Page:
Sorry, but you have a strange concept of 'patronise' if you feel it can be applied by a person to someone whom he's never met and knows nothing about (which therefore makes it impossible to form a judgement as to the skills level to which patronising could be applied).

But back to the thread ...

If you've sat in policy meetings you'll recognise that there's seldom a single clear objective ... what emerges is a set of compromises even within the terms of the original political objectives, and that's before they evolve through the proposal & draft stages into something with which the advisers and SpAds can agree not to disagree in public!

So it can be hard to be unequivocal as to the policy intentions in most cases (indeed publications seem designed to obscure them, or at least reduce them to non-quantifiable soundbites that won't come back to haunt the signatory).

So, in the case of the original R&D schemes in 2000/2002 ...

* I find it hard to distinguish between your "it is meant to incentivise UK companies to become competitive in terms of innovation, new products etc" - and my "it's meant to encourage planned investment in growth areas that would not have taken place without the inducement".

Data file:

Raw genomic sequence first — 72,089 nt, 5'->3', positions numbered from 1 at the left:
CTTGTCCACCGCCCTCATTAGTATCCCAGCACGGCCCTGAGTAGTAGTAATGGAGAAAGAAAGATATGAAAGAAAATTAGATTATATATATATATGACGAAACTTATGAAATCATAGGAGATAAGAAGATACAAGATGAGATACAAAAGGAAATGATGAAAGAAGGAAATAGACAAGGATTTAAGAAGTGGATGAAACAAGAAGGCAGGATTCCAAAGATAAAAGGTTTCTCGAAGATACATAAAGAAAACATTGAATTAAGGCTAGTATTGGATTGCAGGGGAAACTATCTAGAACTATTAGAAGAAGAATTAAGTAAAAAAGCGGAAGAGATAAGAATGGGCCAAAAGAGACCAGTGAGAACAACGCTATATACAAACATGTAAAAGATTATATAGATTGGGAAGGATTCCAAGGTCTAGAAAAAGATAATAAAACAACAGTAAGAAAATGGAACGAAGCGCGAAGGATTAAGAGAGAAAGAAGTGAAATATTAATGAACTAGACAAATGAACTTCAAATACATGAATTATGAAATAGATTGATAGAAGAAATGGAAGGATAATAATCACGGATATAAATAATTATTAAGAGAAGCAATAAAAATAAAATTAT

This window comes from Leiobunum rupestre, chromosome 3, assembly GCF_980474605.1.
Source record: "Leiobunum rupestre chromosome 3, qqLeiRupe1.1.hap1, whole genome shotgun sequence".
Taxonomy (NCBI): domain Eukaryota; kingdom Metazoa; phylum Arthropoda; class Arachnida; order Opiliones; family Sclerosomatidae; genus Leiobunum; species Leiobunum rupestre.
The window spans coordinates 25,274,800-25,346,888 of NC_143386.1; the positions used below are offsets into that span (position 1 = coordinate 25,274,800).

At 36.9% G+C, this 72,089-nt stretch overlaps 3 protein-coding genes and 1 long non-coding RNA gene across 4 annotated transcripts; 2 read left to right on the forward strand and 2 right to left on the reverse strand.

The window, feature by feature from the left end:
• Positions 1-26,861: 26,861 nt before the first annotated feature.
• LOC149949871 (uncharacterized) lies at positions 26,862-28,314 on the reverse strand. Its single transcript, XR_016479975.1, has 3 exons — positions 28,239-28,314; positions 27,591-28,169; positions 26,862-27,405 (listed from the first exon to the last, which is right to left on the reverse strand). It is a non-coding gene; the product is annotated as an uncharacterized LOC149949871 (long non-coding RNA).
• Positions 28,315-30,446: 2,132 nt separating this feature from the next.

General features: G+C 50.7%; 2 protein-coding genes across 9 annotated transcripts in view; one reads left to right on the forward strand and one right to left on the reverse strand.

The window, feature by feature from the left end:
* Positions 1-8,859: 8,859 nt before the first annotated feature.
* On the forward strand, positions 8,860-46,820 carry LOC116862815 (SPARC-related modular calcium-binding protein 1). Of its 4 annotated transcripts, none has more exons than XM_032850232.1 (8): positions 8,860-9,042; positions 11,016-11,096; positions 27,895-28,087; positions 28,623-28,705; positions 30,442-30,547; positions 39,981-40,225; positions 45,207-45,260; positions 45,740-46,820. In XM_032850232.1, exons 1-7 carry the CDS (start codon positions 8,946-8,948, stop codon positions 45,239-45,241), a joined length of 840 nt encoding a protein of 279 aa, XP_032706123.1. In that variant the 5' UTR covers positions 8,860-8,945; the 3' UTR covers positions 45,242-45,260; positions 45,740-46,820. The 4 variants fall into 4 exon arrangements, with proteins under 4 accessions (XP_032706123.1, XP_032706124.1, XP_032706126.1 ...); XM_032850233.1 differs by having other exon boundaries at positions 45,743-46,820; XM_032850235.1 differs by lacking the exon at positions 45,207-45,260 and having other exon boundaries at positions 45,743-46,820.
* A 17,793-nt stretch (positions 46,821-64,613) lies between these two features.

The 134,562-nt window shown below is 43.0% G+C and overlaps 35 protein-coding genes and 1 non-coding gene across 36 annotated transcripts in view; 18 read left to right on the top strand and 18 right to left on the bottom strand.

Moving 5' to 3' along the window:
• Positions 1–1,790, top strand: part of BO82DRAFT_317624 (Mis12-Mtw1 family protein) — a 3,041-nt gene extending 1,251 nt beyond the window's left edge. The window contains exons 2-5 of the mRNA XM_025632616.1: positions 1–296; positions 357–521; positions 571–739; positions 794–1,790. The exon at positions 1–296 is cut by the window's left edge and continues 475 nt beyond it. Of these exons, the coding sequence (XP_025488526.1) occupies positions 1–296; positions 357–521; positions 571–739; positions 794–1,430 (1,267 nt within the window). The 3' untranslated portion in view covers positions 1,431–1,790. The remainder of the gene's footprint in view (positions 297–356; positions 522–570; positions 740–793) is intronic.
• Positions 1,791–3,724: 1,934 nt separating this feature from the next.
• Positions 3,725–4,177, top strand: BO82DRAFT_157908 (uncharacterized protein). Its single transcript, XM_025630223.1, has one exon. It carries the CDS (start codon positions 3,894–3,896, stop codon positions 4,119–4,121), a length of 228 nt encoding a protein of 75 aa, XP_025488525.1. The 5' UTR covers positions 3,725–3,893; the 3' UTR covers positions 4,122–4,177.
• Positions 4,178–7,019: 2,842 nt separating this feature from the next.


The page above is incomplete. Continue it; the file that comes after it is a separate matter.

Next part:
What does your 'incentivise' mean if not the same as encouraging an action that would not otherwise take place (or to a smaller degree or at a later date)?

* Likewise your stated policy of "to encourage global businesses to set up their R&D functions (with all their well educated, well paid scientists, engineers etc. and the associated infrastructure) in the UK to create direct and peripheral jobs here" seems remarkably similar to my "the point of the UK scheme not being to provide subsidies that end up in overseas markets".
In other words we're both saying it was meant to encourage inward investment.

As I said before, although we obviously disagree - I'm not really sure why.

I'd have thought it was rule 1 in any plan/proposal for investment in R&D to establish the desired outcome (and certainly the methodology & measurement criteria) *before* starting the project.
The idea that innovation can be spotted as an opportunity 'after the event' (as a haphazard outcome from a different project) is the stuff of Hollywood movies - there are examples, but they're rarer than winning the lottery.

Likewise there are examples of the UK govt encouraging investment overseas, but they are the exceptions not the norm (and usually have a hidden agenda per 'Aid' development).

Thanks (2)